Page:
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From Edward Capriolo <edlinuxg...@gmail.com>
Subject Re: Announcements List
Date Wed, 20 Jul 2011 17:22:31 GMT
On Wed, Jul 20, 2011 at 12:48 PM, David Boxenhorn <david@citypath.com>wrote:

> I am not going to argue the point, because it's not really the point that I
> wanted to make. Maybe I'm an atypical user.
>
> The point I wanted to make is that there should be someplace for users to
> go
> to find out what's going on with Cassandra, with out all the noise of the
> user and dev lists, or JIRA. Upcoming features are important, because users
> make decisions based on them. We want to know what's in the pipeline. I'd
> argue that major architecture changes are important too - like the
> implementation of supercolumns or compaction - because Cassandra users have
> to know about these things sometimes, and make decisions because of them...
> but I won't argue for 100% of what I want if it will prevent me from
> getting
> 90%!
>
>
> On Wed, Jul 20, 2011 at 7:34 PM, Jonathan Ellis <jbellis@gmail.com> wrote:
>
> > You missed the point completely, then.
> >
> > We recommend not using Supercolumns if you don't know what you're
> > doing, because almost everyone who does is doing it for the wrong
> > reasons.
> >
> > If you are using Supercolumns for the right reasons (or even the wrong
> > ones) you don't need to worry because the API is NOT going to change.
> >
> > On Wed, Jul 20, 2011 at 11:28 AM, David Boxenhorn <david@citypath.com>
> > wrote:
> > > Not true. I am a user. I consider this to be effectively the same as
> > > deprecating supercolumns (with support for the old API for backward
> > > compatibility). The fact that it is in the presentation that I linked
> to
> > -
> > > from a DataStax employee! - with essentially the same message (i.e.
> don't
> > > use them if you're just starting), is more evidence that users should
> > care
> > > about it.
> > >
> > > On Wed, Jul 20, 2011 at 7:21 PM, Jonathan Ellis <jbellis@gmail.com>
> > wrote:
> > >
> > >> That's exactly the kind of thing that *shouldn't* be on an announce
> > >> list (and stay on the dev list), precisely because it deals with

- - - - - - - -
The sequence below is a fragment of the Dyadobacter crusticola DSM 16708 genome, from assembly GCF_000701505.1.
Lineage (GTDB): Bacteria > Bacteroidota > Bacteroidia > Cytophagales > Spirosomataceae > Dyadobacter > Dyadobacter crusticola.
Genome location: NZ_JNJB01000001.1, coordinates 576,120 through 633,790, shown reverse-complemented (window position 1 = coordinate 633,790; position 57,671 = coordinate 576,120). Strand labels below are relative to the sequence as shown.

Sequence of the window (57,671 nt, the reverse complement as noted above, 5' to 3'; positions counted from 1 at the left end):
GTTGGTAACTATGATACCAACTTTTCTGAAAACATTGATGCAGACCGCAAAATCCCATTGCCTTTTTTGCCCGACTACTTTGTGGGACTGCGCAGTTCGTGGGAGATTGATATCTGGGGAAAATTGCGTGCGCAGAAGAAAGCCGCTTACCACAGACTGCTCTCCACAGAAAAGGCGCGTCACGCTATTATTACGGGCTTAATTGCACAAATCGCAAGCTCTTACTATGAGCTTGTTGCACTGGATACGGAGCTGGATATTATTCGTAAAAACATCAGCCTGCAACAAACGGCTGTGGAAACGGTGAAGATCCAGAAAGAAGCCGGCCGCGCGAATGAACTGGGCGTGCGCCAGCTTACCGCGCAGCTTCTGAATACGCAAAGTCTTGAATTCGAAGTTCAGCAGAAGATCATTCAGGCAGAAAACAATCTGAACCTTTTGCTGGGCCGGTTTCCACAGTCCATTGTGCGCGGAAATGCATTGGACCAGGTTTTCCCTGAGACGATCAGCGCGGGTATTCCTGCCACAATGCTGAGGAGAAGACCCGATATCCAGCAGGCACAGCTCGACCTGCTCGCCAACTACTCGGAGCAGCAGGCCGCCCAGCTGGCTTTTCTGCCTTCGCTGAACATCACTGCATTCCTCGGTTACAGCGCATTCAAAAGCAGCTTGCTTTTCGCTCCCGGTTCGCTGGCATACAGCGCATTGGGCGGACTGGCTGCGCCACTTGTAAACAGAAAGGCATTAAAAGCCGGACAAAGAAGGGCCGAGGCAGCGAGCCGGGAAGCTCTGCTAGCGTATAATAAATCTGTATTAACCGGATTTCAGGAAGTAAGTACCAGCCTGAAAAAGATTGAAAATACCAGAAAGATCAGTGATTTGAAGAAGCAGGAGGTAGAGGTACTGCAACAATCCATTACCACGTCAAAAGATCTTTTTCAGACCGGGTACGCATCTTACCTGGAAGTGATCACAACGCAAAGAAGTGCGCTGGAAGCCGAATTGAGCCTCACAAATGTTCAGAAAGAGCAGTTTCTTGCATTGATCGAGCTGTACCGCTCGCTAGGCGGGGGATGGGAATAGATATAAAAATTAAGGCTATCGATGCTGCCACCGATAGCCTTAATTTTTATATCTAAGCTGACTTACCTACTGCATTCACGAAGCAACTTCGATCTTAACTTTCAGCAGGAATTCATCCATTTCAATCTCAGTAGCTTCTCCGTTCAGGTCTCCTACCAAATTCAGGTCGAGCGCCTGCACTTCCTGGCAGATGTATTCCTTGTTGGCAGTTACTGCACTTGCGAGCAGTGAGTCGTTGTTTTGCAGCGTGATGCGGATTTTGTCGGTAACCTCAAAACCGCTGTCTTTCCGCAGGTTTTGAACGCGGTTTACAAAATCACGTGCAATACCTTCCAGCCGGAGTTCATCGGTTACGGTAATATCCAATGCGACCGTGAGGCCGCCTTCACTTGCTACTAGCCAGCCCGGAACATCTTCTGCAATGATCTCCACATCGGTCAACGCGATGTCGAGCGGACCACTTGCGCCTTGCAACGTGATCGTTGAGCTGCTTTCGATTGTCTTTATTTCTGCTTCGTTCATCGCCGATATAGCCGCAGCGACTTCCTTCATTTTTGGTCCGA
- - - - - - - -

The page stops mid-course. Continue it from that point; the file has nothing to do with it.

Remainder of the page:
> > >> internals that users don't care about.
> > >>
> > >> On Wed, Jul 20, 2011 at 11:18 AM, David Boxenhorn <david@citypath.com
> >
> > >> wrote:
> > >> > I would like to see this list also used for announcing upcoming
> > features.
> > >> At
> > >> > some point a decision is made that some future version will include
> > some
> > >> > important feature. I don't want that information to be buried in a
> > JIRA
> > >> > ticket or a user/dev list discussion.
> > >> >
> > >> > For example, I was surprised to learn, by accident, from
> > >> > http://www.slideshare.net/mattdennis/cassandra-antipatterns , that
> > >> > supercolumns will be replaced, internally, by composite columns.
> This
> > is
> > >> > something that we've discussed in the past, and that I have
> advocated
> > >> > myself, but until now I have seen no indication that it would be
> done,
> > or
> > >> > that it was even viewed favorably by a consensus of decision makers.
> > >> >
> > >> >
> > >> > On Mon, Jul 18, 2011 at 6:52 PM, Nick Bailey <nick@datastax.com>
> > wrote:
> > >> >
> > >> >> DataStax has had requests for something like this. It seems like
> > >> >> something that would be generally useful for the community though.
> > >> >>
> > >> >> Regarding twitter, I'm not sure a twitter account should be
> required
> > >> >> to get that information. I think you can follow a twitter account
> as
> > >> >> an rss feed though, so that might be a solution. That and the
>  google
> > >> >> alert or email filter solutions just seem to be introducing more